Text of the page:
I apologise for having been absent during the early part of the debate, although I have been punished now. I apologise all the more because the right hon. Lady the Minister of State, with the typical assiduity and thoroughness which enabled her to make such a success of her job, has sat on her bench for longer than I have seen any Minister in any debate before, and I am most grateful to her for that attention.
A great many people still view artists and those who seek to promote them as passengers on the ship of State, who potter about and get in the way of the crew. But, in fact, artists and those who appreciate them, far from being passengers, are a main point of the voyage and the Arts Council, if nothing else, is a permanent witness that Governments agree with this.
There are few enough of us, both inside the House and outside it, who are interested in promoting the arts and we shall only damage our own cause if we fall out with each other. We really are Gideonites, if any movement ever was. Nevertheless, I want to make one minor criticism of the Arts Council—that it runs great danger of becoming institutionalised. It is a particularly unsuitable body to be subject to this process. I realise that it is spending public money and therefore must be responsible, and that it spends a lot of money and is therefore inevitably complicated. But patronage is an art and not a science. It is a shame to read in the Report a sentence like:
the matter should then be referred to the existing sub-committee on organisation and administration or to any other set up ad hoc.
That is not the language of art.
It is true that grants are overwhelmingly made to organisations and that this must be so, because a great part of the money is needed for the performing arts, opera, music and the drama. I do not grumble about that, particularly about the grants to opera and the ballet, which not only have been a tremendous success but in themselves embrace so many other arts. Nor can one complain about grants to organisations like the British Institute of Recorded Sound or the British Film Institute, which have to be organisations in order to perform their tasks. But the more institutionalised the Arts Council becomes, the harder it will be to make grants to individuals, the more it will scare off individuals from applying and also scare of individuals from serving on the Arts Council itself.
It is more grants to individuals which I feel necessary. The report speaks of
…the difficulty of a public body making private awards to individuals.
But surely it should be looked upon not so much as giving public money to an individual but rather as giving an artist to the public. Many true artists are not good at organisation. The person who possesses artistic genius does not necessarily possess genius at putting his case to the Arts Council. Lord Goodman said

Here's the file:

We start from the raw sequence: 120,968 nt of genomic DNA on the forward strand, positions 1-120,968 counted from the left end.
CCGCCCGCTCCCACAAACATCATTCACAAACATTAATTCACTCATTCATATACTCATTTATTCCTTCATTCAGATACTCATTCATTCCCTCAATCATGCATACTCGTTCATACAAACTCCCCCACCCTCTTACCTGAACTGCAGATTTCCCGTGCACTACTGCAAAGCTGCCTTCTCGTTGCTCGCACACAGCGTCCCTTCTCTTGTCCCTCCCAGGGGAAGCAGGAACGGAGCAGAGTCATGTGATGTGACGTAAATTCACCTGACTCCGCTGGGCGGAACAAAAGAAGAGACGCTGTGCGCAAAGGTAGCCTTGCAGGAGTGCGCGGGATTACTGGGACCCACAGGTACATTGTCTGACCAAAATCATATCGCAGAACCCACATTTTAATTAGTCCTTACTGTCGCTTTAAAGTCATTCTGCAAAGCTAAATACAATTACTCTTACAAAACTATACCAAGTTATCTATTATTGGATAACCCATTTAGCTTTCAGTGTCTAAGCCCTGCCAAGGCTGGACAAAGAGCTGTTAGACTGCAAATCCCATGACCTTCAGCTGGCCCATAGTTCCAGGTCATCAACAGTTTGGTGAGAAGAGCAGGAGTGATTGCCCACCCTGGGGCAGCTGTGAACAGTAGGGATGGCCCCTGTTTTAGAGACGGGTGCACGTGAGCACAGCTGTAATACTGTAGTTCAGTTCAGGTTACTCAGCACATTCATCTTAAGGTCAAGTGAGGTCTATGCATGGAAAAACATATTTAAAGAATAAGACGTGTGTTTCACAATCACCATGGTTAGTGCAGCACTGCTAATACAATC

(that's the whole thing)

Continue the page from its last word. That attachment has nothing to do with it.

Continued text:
Those who are enterprising will get more, whilst those who are quiescent will get nothing.
Many fine artists are quiescent and it is a shame to encourage only those artists who can sell themselves. I should also like to see encouraged the shy, the humble, the obscure, and even the peculiar.
I do not think that it matters in the slightest degree if the Arts Council makes mistakes. There is plenty of room for the haphazard in patronage; indeed patronage which was not occasionally haphazard would not be good patronage. Ideally patronage should be a matter of individuals on both sides. I had hoped to say a little about the private patron, and the non-public patron, namely industry, but I shall limit myself to saying that individuals on the Arts Council or in a private capacity outside are the best patrons for individuals practising in the world of art. The private patron does exist, and moreover he is very numerous. He may be a very small patron and may act in all sorts of invisible ways—for example the person who offers a house and a place of work for an artist is a patron.
Art has become increasingly and enormously popular. The best of all money for the arts is the shillings of the multitude. I do not particularly believe in patronage through tax relief; I am not specially attracted by the conjunction of taxation and art. I would far sooner see patronage done in the way in which it is increasingly being done, that is by the purchase of minor works of art by a very large number of people.
If the Arts Council can encourage this patronage of individuals by individuals, it will do an even better job than it is doing at present in stopping us all from looking at our feet and helping us occasionally to look at the stars.